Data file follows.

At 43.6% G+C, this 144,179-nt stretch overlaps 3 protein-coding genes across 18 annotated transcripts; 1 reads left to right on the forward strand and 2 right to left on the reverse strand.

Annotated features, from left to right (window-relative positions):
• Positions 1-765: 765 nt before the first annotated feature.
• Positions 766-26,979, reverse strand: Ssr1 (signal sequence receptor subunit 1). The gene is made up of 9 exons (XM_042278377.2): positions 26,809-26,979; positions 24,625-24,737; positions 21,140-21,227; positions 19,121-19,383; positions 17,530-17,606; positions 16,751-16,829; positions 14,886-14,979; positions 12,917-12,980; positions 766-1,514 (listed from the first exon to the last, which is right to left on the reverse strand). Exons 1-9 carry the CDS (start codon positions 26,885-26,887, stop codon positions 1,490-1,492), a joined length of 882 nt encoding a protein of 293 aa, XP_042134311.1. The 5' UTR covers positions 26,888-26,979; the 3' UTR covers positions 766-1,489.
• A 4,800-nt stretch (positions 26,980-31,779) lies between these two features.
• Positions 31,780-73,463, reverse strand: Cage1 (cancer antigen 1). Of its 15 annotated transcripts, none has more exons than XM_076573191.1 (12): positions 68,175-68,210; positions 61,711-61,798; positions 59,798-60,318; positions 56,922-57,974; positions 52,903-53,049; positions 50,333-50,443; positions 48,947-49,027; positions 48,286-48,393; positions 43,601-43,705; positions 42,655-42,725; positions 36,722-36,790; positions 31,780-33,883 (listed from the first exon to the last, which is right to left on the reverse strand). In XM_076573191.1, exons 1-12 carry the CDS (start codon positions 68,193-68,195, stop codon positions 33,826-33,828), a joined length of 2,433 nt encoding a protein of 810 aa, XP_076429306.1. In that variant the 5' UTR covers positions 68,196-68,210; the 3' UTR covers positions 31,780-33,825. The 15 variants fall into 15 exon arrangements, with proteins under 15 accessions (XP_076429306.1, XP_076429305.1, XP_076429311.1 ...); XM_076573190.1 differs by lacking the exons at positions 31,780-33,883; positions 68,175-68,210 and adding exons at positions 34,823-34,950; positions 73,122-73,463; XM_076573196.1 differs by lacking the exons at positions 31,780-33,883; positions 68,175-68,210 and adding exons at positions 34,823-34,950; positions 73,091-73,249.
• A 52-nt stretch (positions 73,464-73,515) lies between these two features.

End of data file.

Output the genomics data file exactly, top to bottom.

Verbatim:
At 43.6% G+C, this 144,179-nt stretch overlaps 3 protein-coding genes across 18 annotated transcripts; 1 reads left to right on the forward strand and 2 right to left on the reverse strand.

Annotated features, from left to right (window-relative positions):
• Positions 1-765: 765 nt before the first annotated feature.
• Positions 766-26,979, reverse strand: Ssr1 (signal sequence receptor subunit 1). The gene is made up of 9 exons (XM_042278377.2): positions 26,809-26,979; positions 24,625-24,737; positions 21,140-21,227; positions 19,121-19,383; positions 17,530-17,606; positions 16,751-16,829; positions 14,886-14,979; positions 12,917-12,980; positions 766-1,514 (listed from the first exon to the last, which is right to left on the reverse strand). Exons 1-9 carry the CDS (start codon positions 26,885-26,887, stop codon positions 1,490-1,492), a joined length of 882 nt encoding a protein of 293 aa, XP_042134311.1. The 5' UTR covers positions 26,888-26,979; the 3' UTR covers positions 766-1,489.
• A 4,800-nt stretch (positions 26,980-31,779) lies between these two features.
• Positions 31,780-73,463, reverse strand: Cage1 (cancer antigen 1). Of its 15 annotated transcripts, none has more exons than XM_076573191.1 (12): positions 68,175-68,210; positions 61,711-61,798; positions 59,798-60,318; positions 56,922-57,974; positions 52,903-53,049; positions 50,333-50,443; positions 48,947-49,027; positions 48,286-48,393; positions 43,601-43,705; positions 42,655-42,725; positions 36,722-36,790; positions 31,780-33,883 (listed from the first exon to the last, which is right to left on the reverse strand). In XM_076573191.1, exons 1-12 carry the CDS (start codon positions 68,193-68,195, stop codon positions 33,826-33,828), a joined length of 2,433 nt encoding a protein of 810 aa, XP_076429306.1. In that variant the 5' UTR covers positions 68,196-68,210; the 3' UTR covers positions 31,780-33,825. The 15 variants fall into 15 exon arrangements, with proteins under 15 accessions (XP_076429306.1, XP_076429305.1, XP_076429311.1 ...); XM_076573190.1 differs by lacking the exons at positions 31,780-33,883; positions 68,175-68,210 and adding exons at positions 34,823-34,950; positions 73,122-73,463; XM_076573196.1 differs by lacking the exons at positions 31,780-33,883; positions 68,175-68,210 and adding exons at positions 34,823-34,950; positions 73,091-73,249.
• A 52-nt stretch (positions 73,464-73,515) lies between these two features.